The Effect of Mexican Household Food Security Status and Income Distribution on Food Access

By Mireya Vilar-Compte, Ana Bernal-Stuart, Sebastián Sandoval-Olascoaga and Ana Bertha Pérez-Lizaur.

Published by Food Studies: An Interdisciplinary Journal

Format Price
Article: Print $US10.00
Published online: July 10, 2014 $US5.00

We studied how income distribution and food security status are related to the quality and quantity of foods consumed by Mexican households. Methods: First, we analyzed current expenditure on eleven food groups across food security levels stratified by income quintiles and food security status, based on 2010 National Income and Expenditure Surveys. Second, we designed and budgeted two 2,000-calorie-per-day diets which cover the daily nutritional requirements of the Mexican population to observe, based on the current income data from the surveys, which households could purchase such diets. Results: Those households that spent the most on food are also those that invest the smallest percentage of their income on food. Monthly per capita expenditure was greater on most food groups in food secure (FS) households and decreased as food insecurity worsened. Statistical analyses of current expenditure on food groups revealed statistically significant differences across income quintiles and food security levels (p<0.05). The standard diet’s weekly cost was US$44.89 per person. Households with an average weekly income per capita (US$71.17) and those in the fourth (US$65.25) and fifth (US$181.27) quintiles could afford it, but those in the first (US$14.0), second (US$27.59), and third (US$42.75) quintiles could not. We designed a special diet for low-income groups, with a weekly cost of US$17.79 per person, which could not be afforded by households in the first quintile, even when all their income went to food. Discussion: Based on a descriptive analysis we found that income barriers and food insecurity are related to limited access to nutritious foods and diets among Mexican households.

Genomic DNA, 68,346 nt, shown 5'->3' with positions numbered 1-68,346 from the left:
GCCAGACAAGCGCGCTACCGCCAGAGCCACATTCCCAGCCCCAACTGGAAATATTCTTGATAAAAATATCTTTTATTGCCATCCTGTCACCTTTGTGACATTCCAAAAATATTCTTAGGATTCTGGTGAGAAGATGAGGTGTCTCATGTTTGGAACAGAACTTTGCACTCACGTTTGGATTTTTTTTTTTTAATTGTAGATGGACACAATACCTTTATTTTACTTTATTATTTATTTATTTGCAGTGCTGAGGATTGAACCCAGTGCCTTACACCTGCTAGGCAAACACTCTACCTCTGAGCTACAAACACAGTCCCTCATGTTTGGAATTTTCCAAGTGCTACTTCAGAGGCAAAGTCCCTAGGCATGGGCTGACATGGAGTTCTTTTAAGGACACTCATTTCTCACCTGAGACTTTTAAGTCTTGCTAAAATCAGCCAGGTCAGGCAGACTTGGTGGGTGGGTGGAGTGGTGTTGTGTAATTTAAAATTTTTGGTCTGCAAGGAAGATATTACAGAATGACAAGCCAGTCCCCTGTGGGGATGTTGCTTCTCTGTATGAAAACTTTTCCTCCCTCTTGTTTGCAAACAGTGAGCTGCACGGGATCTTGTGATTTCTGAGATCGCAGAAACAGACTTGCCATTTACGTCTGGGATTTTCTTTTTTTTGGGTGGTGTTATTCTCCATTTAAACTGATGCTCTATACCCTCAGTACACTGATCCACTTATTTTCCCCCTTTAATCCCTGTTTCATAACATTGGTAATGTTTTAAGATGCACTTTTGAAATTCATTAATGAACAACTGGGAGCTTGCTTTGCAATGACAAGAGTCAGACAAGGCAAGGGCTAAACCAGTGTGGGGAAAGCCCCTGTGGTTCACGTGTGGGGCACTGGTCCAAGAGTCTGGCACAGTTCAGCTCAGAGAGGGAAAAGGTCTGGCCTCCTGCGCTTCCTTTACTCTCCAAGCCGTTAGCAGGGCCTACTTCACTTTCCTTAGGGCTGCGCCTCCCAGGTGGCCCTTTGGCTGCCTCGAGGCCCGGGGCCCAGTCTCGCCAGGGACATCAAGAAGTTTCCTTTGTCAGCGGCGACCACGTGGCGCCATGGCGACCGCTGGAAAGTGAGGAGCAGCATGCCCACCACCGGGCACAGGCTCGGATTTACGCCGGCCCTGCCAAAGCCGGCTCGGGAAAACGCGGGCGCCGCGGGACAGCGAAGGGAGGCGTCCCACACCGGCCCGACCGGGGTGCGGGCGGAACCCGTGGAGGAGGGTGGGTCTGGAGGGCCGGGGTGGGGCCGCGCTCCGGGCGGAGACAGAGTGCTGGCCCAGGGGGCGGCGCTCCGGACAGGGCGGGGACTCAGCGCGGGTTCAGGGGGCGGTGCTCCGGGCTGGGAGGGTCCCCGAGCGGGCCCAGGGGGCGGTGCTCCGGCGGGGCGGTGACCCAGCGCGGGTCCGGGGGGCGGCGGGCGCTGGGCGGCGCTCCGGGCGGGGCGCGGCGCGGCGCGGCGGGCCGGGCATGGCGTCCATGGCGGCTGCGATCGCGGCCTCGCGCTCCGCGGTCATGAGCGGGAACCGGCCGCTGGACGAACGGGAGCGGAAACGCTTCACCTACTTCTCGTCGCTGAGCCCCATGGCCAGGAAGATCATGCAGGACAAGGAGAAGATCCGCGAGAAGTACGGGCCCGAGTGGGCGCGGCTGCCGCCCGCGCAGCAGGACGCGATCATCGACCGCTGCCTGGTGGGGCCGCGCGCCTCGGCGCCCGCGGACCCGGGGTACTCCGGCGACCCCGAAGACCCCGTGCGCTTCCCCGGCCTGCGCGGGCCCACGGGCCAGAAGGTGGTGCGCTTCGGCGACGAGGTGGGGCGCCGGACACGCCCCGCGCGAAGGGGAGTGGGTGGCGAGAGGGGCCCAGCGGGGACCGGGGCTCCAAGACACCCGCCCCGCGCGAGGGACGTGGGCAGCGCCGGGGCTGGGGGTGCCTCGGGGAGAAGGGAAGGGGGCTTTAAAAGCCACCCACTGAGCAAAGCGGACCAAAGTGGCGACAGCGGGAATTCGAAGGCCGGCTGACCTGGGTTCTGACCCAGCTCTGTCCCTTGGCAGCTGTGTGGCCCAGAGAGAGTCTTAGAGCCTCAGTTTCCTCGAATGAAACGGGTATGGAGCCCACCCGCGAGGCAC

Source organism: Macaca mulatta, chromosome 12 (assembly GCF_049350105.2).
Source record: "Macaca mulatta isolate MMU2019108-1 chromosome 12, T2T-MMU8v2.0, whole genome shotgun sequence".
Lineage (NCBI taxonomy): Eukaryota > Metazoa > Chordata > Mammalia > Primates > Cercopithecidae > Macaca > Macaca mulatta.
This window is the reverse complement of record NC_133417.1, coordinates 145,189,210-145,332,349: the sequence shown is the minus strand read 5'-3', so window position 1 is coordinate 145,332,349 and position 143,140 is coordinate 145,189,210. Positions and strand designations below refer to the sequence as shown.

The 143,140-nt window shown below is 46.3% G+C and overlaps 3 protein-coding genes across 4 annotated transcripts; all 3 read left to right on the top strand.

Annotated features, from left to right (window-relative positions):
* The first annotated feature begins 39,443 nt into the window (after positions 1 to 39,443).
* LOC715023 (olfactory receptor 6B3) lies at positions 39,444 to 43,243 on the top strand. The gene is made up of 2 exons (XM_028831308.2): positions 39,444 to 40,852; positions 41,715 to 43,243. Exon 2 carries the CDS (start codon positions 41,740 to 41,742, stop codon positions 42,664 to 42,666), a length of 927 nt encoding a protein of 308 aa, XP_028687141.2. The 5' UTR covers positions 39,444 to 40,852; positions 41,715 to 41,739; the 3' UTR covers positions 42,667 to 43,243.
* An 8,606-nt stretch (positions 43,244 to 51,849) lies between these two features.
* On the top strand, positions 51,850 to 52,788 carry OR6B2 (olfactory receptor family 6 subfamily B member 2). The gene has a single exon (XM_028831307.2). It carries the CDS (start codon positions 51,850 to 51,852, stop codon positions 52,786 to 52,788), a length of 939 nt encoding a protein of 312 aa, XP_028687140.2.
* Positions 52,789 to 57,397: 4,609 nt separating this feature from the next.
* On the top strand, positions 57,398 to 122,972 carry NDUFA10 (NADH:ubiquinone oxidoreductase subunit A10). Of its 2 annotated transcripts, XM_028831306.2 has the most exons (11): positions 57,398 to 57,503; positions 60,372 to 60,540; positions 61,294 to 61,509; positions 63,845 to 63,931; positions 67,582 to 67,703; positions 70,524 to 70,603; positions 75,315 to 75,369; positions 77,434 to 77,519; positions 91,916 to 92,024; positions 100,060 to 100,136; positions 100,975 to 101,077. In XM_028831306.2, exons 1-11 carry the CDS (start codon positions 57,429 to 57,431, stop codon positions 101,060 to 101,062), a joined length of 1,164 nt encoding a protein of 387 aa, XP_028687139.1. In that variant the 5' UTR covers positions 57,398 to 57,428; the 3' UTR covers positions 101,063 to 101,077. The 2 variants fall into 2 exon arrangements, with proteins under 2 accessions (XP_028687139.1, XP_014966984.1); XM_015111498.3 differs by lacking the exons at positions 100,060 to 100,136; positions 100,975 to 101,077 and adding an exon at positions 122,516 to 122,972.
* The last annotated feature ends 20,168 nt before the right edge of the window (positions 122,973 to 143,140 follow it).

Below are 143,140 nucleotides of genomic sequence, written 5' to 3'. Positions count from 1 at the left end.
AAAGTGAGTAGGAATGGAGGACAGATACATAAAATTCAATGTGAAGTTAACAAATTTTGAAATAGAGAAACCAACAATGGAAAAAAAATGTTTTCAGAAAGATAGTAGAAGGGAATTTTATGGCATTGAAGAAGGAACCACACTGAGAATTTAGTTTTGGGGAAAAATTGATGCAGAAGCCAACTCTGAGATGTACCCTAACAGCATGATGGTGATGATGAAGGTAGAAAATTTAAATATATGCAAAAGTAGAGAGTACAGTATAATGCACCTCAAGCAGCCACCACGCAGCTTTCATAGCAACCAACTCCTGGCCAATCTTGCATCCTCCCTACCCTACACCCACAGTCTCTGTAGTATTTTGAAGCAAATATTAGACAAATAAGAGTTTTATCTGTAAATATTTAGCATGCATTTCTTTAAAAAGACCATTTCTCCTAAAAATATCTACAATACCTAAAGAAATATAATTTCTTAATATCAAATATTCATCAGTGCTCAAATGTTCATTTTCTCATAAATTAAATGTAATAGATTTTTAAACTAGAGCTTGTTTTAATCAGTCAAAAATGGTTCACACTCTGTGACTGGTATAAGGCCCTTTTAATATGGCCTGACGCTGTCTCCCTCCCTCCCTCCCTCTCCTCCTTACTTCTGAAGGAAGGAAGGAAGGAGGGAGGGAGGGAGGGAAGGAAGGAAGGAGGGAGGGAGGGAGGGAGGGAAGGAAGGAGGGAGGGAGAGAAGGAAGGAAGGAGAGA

Keywords: Food Security, Poverty, Barriers Food Access, Barriers Nutritious Diets

Food Studies: An Interdisciplinary Journal, Volume 3, Issue 2, July 2014, pp.31-40. Article: Print (Spiral Bound). Published online: July 10, 2014 (Article: Electronic (PDF File; 418.138KB)).

Dr. Mireya Vilar-Compte

Associate Professor, Health Department, Universidad Iberoamericana, Mexico City, DF, Mexico

Mireya Vilar-Compte, PhD (principal investigator at UIA) is an associate professor in the Health Department at the Universidad Iberoamericana. Dr. Vilar-Compte’s research agenda includes financial protection in health among vulnerable groups (i.e. elderly and immigrants), unintended effects of social protection programs, aging and nutrition, and health effects and determinants of food insecurity. Her most recent research assesses the unintended consequences of the financial crisis on food security, and its relationship to negative health outcomes (i.e. diabetes and obesity). This is collaborative research with UCLA in the USA, financed by UC-Mexus. She has recently submitted two papers evaluating the impact of a demogrant on the food security status of elderly. Professor Vilar-Compte holds a PhD (2010) and an MPhil (2006) in public administration from New York University, as well as an MPP (1998) from the University of York. As part of her professional experience, she worked for more than two years as a health specialist at the World Bank.